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Just before the holidays we had the good fortune to spend some time with our friend Mary Gilliatt, a talented English decorator and the author of more than 40 books on decorating and design. She told us a charming story about her second book called English Style in Interior Decoration, which was first published in the U.S. by Viking. She was walking along Park Avenue on the Upper East Side recently and saw her English Style book displayed on a table in an antiques shop. Knowing the book had been out of print for several years she went inside to ask the owners where they found it. The man she spoke to responded, “Oh, are you familiar with this book?” She replied, “Yes, I am, I wrote it.” With a look of shock he exclaimed, “You’re still alive?!”
Well, yes, Mary is still alive and she’s still writing books—in fact her most recent book, Mary Gilliatt’s Fabulous Food and Friends (Remember When an Imprint of Pen & Sword, Ltd.), includes wonderful tales of parties she threw, recipes of the food she served, and a peek into the lives of the fascinating people she entertained, like Princess Margaret, Spike Milligan, Marlene Dietrich and Peter Sellers, in the 1960s. We met Mary in the South of France, where her lovely old home merges British and French country style. We asked her to share a few of her thoughts on the elements of English style. Here is what she wrote:
So—English Style. I would say that its main ingredient is what the art critic, John Russell, used to call “benign neglect.” In other words, nothing too perfect. This, I am afraid, originated in the ridiculously snobbish notion of considering it rather “parvenue” to have new, as opposed to inherited, things. Although, English Style nowadays has come to mean a room that generally looks comfortable, colorful and welcoming.
Actually, the real, original English Style was actually rather shabby, chintzy and distinctly uncomfortable, since comfort, too, was considered rather middle class. And basically—again horribly snobbishly—anyone who then cared about such things, only thought in terms of rather grand houses. Chintzes were a part of it because they were imported into England from India in the 18th century and so became extremely fashionable.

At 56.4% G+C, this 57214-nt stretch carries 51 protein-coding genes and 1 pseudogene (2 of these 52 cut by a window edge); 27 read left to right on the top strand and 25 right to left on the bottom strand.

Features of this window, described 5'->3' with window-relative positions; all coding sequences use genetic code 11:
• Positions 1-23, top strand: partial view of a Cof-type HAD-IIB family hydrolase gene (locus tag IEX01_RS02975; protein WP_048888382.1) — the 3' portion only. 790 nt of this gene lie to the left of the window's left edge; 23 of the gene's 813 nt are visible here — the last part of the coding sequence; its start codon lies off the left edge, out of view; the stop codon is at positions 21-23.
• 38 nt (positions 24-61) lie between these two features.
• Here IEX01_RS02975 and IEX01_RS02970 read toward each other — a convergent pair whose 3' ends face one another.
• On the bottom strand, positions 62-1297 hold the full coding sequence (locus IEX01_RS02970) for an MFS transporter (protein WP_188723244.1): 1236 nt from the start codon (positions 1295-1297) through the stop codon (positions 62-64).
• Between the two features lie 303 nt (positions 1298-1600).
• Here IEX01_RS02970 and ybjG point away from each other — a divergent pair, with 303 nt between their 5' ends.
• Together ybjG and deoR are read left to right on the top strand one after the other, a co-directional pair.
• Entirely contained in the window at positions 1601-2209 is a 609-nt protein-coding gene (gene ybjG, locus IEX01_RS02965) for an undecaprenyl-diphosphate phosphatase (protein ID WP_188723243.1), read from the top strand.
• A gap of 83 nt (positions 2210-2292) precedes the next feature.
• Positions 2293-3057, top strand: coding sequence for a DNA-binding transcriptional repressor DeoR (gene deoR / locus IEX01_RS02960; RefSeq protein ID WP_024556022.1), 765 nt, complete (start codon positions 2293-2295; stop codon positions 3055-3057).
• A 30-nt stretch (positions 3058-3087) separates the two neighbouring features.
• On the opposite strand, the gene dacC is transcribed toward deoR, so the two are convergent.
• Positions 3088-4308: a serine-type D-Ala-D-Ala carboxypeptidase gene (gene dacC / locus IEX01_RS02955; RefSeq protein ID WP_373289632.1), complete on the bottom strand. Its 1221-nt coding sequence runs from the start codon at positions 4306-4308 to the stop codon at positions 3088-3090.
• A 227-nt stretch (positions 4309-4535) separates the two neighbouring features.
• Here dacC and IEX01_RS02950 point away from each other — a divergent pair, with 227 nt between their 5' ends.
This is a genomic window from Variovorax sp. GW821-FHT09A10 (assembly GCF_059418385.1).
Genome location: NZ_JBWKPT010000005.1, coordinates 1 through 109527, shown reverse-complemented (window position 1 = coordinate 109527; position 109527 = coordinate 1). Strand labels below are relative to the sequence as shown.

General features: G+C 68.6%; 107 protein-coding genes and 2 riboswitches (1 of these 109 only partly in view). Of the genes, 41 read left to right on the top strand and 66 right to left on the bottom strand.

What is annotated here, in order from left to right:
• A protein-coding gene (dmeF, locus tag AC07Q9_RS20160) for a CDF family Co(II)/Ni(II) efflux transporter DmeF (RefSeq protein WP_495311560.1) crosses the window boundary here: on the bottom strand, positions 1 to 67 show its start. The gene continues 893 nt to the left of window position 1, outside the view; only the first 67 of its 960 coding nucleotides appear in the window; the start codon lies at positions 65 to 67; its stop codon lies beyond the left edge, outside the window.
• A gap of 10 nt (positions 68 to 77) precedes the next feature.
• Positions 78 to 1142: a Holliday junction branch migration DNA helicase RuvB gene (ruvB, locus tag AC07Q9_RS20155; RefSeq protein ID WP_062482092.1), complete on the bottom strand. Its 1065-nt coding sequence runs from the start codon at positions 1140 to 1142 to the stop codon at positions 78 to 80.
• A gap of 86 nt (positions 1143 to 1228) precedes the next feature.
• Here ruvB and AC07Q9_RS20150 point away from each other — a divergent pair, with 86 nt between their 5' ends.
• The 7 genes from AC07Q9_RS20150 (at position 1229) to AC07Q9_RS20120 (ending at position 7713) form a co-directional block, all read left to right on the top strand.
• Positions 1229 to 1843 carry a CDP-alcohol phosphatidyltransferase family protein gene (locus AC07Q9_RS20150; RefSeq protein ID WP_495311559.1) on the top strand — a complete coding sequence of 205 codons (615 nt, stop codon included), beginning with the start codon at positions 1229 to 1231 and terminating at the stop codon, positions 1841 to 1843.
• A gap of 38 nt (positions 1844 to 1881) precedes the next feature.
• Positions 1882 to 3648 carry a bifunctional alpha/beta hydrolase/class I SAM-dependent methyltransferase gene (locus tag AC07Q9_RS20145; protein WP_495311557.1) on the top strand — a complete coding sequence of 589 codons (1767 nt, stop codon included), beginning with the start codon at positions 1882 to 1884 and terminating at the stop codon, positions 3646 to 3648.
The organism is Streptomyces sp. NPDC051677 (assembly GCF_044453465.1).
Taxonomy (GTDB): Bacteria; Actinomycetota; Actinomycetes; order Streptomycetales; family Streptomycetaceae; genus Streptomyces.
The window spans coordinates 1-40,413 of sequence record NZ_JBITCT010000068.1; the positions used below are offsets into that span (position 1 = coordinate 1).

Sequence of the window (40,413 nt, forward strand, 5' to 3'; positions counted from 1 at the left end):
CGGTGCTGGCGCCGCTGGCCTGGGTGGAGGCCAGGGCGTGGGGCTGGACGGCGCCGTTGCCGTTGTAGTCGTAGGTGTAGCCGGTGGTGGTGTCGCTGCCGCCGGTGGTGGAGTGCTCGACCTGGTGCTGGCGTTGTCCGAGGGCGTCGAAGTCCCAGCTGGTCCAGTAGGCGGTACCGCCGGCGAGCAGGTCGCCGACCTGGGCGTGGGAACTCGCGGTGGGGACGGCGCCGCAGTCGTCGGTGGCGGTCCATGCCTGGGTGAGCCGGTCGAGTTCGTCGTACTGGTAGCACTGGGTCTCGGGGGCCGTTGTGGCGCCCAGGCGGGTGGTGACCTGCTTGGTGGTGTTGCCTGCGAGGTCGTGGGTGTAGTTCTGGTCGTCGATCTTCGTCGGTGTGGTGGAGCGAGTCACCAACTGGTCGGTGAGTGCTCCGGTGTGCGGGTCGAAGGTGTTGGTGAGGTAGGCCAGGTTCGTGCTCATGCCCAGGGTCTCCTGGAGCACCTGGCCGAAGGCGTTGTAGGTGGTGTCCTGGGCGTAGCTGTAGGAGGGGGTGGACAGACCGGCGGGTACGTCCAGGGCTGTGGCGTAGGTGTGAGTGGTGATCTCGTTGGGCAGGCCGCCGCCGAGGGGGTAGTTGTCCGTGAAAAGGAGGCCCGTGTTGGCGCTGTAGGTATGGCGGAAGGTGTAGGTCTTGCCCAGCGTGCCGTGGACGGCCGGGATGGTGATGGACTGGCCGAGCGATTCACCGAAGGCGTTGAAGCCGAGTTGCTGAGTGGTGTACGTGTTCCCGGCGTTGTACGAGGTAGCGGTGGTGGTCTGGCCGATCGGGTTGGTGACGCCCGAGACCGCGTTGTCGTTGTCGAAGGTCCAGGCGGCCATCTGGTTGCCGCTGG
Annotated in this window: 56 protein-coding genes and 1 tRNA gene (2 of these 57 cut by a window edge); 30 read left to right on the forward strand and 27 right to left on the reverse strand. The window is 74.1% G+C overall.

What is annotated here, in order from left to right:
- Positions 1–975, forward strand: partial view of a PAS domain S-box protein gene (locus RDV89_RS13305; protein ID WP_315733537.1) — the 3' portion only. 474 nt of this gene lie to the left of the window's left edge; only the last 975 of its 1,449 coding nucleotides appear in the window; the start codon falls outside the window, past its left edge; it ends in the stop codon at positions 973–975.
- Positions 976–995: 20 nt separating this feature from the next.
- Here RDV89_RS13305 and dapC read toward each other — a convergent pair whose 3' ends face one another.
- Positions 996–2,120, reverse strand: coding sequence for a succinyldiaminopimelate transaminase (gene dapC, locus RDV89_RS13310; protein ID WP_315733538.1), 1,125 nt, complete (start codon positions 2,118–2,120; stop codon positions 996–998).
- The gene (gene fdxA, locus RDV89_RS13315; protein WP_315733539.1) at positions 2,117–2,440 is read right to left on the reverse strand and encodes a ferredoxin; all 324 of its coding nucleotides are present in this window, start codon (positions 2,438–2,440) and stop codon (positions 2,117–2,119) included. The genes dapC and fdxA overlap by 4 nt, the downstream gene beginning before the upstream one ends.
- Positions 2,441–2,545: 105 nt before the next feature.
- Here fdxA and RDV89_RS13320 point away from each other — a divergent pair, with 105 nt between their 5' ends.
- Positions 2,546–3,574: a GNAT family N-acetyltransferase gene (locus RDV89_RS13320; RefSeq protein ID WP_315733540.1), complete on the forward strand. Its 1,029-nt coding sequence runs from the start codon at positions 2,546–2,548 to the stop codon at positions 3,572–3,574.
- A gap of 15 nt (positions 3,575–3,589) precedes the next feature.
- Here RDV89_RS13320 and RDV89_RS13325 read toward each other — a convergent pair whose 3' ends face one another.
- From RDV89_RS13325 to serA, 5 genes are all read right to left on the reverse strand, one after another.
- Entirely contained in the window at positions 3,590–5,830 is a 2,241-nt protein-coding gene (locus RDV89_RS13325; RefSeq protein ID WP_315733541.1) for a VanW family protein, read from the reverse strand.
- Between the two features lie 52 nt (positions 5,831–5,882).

I think it was really the decorators Sybil Colefax (American) and John Fowler (English) of Colefax & Fowler, who reigned more or less supreme in the first two-thirds of the 20th century and who really evolved English Style into what people now think of as the classic English Style. They made sure all upholstered furniture was deeply comfortable and piled with needlework and chintz pillows. They used good, clear but not overly bright colors (apricots, rose, clear blues, creams and whites and some grass greens), and eschewed all the stuffy browns and crimsons of the Victorian age.
As I mentioned, they also used a lot of chintz for rather grand curtains and loose covers as well as pillows, mixed with many oriental rugs, often piled on each other, though they tended to use needlework rugs in bedrooms and in some grander drawing rooms rugs in the style of Aubusson, if not Aubussons themselves. They liked mixing different periods of furniture together on the premise that no one before had used all new things. They also liked using and mixing together a lot of different art and art forms for that matter. And they used a great deal of greenery and flowers.
Actually, my book, which came out in 1967, was meant to reflect not just what people by then thought of as the classic English Style but what it was becoming, with much more modern and sometimes quite way-out and zany furniture. Darker colors again but in a new form, that is to say often lacquered reds, dark greens, navy blues, eggplant and Coca-Cola browns, along with brown wrapping paper wallpapers.
Or else very white on white or all shades of cream and sometimes brilliant reds and yellows following the ‘60s Memphis Movement in Italy. And shades were replacing grand curtains and bare floors were preferred over carpets. If you look at it now, it actually really does not look dated. Or not much.— Mary Gilliatt
True enough, Mary. What was happening then sounds a whole lot like what we’re seeing now—it’s hard to beat fabulous English style from any era.